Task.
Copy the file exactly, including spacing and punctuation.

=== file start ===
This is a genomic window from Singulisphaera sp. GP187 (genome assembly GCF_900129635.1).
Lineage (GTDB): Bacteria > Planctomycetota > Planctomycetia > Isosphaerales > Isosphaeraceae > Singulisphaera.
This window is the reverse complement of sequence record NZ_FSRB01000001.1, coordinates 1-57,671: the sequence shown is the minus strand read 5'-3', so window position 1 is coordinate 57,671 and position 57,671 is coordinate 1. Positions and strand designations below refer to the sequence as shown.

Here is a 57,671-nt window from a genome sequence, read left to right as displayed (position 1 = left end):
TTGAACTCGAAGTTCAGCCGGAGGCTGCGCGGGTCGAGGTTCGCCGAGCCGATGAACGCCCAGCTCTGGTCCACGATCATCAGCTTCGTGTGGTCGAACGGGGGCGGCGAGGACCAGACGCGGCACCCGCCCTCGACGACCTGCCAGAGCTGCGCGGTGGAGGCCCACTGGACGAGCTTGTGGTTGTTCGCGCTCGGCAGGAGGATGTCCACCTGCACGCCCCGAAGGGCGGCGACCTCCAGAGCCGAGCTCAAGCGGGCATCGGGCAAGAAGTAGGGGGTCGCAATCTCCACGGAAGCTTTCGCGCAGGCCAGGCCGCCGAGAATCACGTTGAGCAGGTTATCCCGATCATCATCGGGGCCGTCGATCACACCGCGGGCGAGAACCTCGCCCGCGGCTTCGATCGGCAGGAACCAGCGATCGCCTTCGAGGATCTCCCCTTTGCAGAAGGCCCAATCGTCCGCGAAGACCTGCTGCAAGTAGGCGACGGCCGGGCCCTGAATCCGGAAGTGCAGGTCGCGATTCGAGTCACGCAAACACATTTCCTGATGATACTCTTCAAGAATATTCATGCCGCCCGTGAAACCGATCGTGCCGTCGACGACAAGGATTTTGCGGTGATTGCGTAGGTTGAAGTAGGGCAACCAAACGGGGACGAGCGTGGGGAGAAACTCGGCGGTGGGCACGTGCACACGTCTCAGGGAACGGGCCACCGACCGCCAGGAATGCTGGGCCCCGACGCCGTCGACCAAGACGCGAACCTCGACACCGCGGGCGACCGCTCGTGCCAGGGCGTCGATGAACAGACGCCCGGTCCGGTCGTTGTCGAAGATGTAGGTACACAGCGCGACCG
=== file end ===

This is a genomic window from Singulisphaera sp. GP187 (genome assembly GCF_900129635.1).
Lineage (GTDB): Bacteria > Planctomycetota > Planctomycetia > Isosphaerales > Isosphaeraceae > Singulisphaera.
This window is the reverse complement of sequence record NZ_FSRB01000001.1, coordinates 1-57,671: the sequence shown is the minus strand read 5'-3', so window position 1 is coordinate 57,671 and position 57,671 is coordinate 1. Positions and strand designations below refer to the sequence as shown.

Here is a 57,671-nt window from a genome sequence, read left to right as displayed (position 1 = left end):
TTGAACTCGAAGTTCAGCCGGAGGCTGCGCGGGTCGAGGTTCGCCGAGCCGATGAACGCCCAGCTCTGGTCCACGATCATCAGCTTCGTGTGGTCGAACGGGGGCGGCGAGGACCAGACGCGGCACCCGCCCTCGACGACCTGCCAGAGCTGCGCGGTGGAGGCCCACTGGACGAGCTTGTGGTTGTTCGCGCTCGGCAGGAGGATGTCCACCTGCACGCCCCGAAGGGCGGCGACCTCCAGAGCCGAGCTCAAGCGGGCATCGGGCAAGAAGTAGGGGGTCGCAATCTCCACGGAAGCTTTCGCGCAGGCCAGGCCGCCGAGAATCACGTTGAGCAGGTTATCCCGATCATCATCGGGGCCGTCGATCACACCGCGGGCGAGAACCTCGCCCGCGGCTTCGATCGGCAGGAACCAGCGATCGCCTTCGAGGATCTCCCCTTTGCAGAAGGCCCAATCGTCCGCGAAGACCTGCTGCAAGTAGGCGACGGCCGGGCCCTGAATCCGGAAGTGCAGGTCGCGATTCGAGTCACGCAAACACATTTCCTGATGATACTCTTCAAGAATATTCATGCCGCCCGTGAAACCGATCGTGCCGTCGACGACAAGGATTTTGCGGTGATTGCGTAGGTTGAAGTAGGGCAACCAAACGGGGACGAGCGTGGGGAGAAACTCGGCGGTGGGCACGTGCACACGTCTCAGGGAACGGGCCACCGACCGCCAGGAATGCTGGGCCCCGACGCCGTCGACCAAGACGCGAACCTCGACACCGCGGGCGACCGCTCGTGCCAGGGCGTCGATGAACAGACGCCCGGTCCGGTCGTTGTCGAAGATGTAGGTACACAGCGCGACCG